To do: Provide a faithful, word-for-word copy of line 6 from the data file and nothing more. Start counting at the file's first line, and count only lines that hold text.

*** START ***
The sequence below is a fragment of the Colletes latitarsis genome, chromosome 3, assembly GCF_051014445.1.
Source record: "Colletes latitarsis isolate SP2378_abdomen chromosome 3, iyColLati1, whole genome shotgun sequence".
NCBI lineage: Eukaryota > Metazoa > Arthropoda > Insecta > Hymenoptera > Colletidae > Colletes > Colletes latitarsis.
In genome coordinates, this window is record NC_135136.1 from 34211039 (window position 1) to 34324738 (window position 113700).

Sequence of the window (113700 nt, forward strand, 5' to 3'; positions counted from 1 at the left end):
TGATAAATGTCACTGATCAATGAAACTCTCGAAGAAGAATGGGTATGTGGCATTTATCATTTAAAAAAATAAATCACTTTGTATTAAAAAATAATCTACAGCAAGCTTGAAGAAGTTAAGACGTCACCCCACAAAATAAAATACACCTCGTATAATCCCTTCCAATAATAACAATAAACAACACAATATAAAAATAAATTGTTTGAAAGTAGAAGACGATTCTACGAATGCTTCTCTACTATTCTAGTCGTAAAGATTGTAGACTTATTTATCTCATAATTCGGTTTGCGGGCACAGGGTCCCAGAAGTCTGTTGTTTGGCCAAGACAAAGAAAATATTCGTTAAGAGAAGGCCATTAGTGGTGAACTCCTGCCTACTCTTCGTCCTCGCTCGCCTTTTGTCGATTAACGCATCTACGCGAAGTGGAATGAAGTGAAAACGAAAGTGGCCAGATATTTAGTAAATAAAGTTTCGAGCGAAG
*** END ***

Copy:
TGATAAATGTCACTGATCAATGAAACTCTCGAAGAAGAATGGGTATGTGGCATTTATCATTTAAAAAAATAAATCACTTTGTATTAAAAAATAATCTACAGCAAGCTTGAAGAAGTTAAGACGTCACCCCACAAAATAAAATACACCTCGTATAATCCCTTCCAATAATAACAATAAACAACACAATATAAAAATAAATTGTTTGAAAGTAGAAGACGATTCTACGAATGCTTCTCTACTATTCTAGTCGTAAAGATTGTAGACTTATTTATCTCATAATTCGGTTTGCGGGCACAGGGTCCCAGAAGTCTGTTGTTTGGCCAAGACAAAGAAAATATTCGTTAAGAGAAGGCCATTAGTGGTGAACTCCTGCCTACTCTTCGTCCTCGCTCGCCTTTTGTCGATTAACGCATCTACGCGAAGTGGAATGAAGTGAAAACGAAAGTGGCCAGATATTTAGTAAATAAAGTTTCGAGCGAAG